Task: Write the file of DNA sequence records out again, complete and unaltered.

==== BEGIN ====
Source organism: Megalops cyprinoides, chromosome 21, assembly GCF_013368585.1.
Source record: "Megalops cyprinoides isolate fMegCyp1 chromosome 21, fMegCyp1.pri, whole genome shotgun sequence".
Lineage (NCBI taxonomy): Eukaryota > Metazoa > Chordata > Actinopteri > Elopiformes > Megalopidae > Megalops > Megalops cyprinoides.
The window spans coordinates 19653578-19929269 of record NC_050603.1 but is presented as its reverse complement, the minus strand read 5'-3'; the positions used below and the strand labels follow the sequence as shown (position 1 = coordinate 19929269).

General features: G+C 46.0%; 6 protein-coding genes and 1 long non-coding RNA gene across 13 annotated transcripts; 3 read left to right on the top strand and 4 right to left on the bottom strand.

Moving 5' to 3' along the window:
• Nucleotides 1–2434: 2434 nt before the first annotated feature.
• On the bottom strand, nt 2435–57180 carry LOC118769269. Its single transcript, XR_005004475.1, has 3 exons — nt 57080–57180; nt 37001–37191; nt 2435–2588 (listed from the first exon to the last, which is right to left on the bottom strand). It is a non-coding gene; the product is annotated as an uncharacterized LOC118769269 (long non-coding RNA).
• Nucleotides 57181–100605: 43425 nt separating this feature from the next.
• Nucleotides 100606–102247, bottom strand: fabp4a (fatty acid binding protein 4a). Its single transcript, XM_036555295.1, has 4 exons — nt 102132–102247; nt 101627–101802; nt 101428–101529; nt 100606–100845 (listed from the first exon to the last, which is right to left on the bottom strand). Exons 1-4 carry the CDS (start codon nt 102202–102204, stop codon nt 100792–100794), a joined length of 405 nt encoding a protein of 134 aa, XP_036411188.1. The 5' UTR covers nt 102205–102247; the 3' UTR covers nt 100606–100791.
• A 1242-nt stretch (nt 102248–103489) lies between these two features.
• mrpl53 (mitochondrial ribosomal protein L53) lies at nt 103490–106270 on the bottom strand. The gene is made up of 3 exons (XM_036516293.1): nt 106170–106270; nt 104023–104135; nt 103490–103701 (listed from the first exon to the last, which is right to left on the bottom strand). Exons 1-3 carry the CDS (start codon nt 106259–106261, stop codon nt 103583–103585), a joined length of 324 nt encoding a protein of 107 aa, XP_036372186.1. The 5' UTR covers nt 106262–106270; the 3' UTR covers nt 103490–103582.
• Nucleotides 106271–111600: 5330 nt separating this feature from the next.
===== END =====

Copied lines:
Source organism: Megalops cyprinoides, chromosome 21, assembly GCF_013368585.1.
Source record: "Megalops cyprinoides isolate fMegCyp1 chromosome 21, fMegCyp1.pri, whole genome shotgun sequence".
Lineage (NCBI taxonomy): Eukaryota > Metazoa > Chordata > Actinopteri > Elopiformes > Megalopidae > Megalops > Megalops cyprinoides.
The window spans coordinates 19653578-19929269 of record NC_050603.1 but is presented as its reverse complement, the minus strand read 5'-3'; the positions used below and the strand labels follow the sequence as shown (position 1 = coordinate 19929269).

General features: G+C 46.0%; 6 protein-coding genes and 1 long non-coding RNA gene across 13 annotated transcripts; 3 read left to right on the top strand and 4 right to left on the bottom strand.

Moving 5' to 3' along the window:
• Nucleotides 1–2434: 2434 nt before the first annotated feature.
• On the bottom strand, nt 2435–57180 carry LOC118769269. Its single transcript, XR_005004475.1, has 3 exons — nt 57080–57180; nt 37001–37191; nt 2435–2588 (listed from the first exon to the last, which is right to left on the bottom strand). It is a non-coding gene; the product is annotated as an uncharacterized LOC118769269 (long non-coding RNA).
• Nucleotides 57181–100605: 43425 nt separating this feature from the next.
• Nucleotides 100606–102247, bottom strand: fabp4a (fatty acid binding protein 4a). Its single transcript, XM_036555295.1, has 4 exons — nt 102132–102247; nt 101627–101802; nt 101428–101529; nt 100606–100845 (listed from the first exon to the last, which is right to left on the bottom strand). Exons 1-4 carry the CDS (start codon nt 102202–102204, stop codon nt 100792–100794), a joined length of 405 nt encoding a protein of 134 aa, XP_036411188.1. The 5' UTR covers nt 102205–102247; the 3' UTR covers nt 100606–100791.
• A 1242-nt stretch (nt 102248–103489) lies between these two features.
• mrpl53 (mitochondrial ribosomal protein L53) lies at nt 103490–106270 on the bottom strand. The gene is made up of 3 exons (XM_036516293.1): nt 106170–106270; nt 104023–104135; nt 103490–103701 (listed from the first exon to the last, which is right to left on the bottom strand). Exons 1-3 carry the CDS (start codon nt 106259–106261, stop codon nt 103583–103585), a joined length of 324 nt encoding a protein of 107 aa, XP_036372186.1. The 5' UTR covers nt 106262–106270; the 3' UTR covers nt 103490–103582.
• Nucleotides 106271–111600: 5330 nt separating this feature from the next.